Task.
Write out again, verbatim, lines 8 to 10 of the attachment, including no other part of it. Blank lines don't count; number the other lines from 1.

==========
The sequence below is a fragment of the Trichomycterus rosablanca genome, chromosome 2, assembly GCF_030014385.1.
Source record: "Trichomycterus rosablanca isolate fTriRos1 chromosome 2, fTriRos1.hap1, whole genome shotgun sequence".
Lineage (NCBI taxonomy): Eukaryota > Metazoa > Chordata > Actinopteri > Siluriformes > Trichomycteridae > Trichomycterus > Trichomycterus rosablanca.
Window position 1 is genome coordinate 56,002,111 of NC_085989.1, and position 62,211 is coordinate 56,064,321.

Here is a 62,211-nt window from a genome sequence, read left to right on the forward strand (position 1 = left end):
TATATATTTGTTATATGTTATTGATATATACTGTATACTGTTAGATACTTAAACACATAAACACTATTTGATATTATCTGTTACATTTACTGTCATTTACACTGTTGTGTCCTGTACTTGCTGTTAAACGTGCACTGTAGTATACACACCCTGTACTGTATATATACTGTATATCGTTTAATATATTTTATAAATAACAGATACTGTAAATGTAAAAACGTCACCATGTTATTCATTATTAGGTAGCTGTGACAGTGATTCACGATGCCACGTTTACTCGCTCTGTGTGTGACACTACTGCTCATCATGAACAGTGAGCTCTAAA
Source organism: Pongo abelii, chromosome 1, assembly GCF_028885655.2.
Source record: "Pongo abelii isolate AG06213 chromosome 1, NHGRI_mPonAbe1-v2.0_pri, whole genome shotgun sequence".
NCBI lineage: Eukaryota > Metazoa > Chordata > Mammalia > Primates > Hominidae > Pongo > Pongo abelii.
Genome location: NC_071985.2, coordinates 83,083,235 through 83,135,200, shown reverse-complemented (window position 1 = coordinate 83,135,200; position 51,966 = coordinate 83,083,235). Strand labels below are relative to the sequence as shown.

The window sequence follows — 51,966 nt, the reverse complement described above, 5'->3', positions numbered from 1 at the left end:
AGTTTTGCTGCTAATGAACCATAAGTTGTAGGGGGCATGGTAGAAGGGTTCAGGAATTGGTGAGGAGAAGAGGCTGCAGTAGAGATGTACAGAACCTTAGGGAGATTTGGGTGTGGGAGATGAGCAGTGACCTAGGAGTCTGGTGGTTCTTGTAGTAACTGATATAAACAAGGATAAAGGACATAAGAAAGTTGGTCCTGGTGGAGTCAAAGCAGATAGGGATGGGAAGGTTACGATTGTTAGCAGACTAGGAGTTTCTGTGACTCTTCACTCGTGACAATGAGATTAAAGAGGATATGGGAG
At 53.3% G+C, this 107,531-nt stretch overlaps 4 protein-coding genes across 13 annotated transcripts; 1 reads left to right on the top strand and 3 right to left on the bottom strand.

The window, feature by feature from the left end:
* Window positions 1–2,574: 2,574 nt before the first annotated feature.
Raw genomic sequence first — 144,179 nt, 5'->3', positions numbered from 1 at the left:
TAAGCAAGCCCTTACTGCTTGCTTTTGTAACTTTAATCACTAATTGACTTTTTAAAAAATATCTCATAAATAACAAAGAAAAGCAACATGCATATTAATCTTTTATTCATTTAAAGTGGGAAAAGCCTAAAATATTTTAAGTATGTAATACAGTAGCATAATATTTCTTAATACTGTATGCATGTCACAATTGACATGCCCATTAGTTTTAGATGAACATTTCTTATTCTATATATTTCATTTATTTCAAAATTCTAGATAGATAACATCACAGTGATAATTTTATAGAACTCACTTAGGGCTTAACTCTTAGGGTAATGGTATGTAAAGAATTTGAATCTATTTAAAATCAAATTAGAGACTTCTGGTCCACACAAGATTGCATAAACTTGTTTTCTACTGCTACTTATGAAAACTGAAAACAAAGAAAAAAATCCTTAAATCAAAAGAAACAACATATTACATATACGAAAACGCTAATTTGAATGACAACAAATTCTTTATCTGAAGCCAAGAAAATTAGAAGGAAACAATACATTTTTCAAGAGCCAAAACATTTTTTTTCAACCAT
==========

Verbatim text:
Source record: "Pongo abelii isolate AG06213 chromosome 1, NHGRI_mPonAbe1-v2.0_pri, whole genome shotgun sequence".
NCBI lineage: Eukaryota > Metazoa > Chordata > Mammalia > Primates > Hominidae > Pongo > Pongo abelii.
Genome location: NC_071985.2, coordinates 83,083,235 through 83,135,200, shown reverse-complemented (window position 1 = coordinate 83,135,200; position 51,966 = coordinate 83,083,235). Strand labels below are relative to the sequence as shown.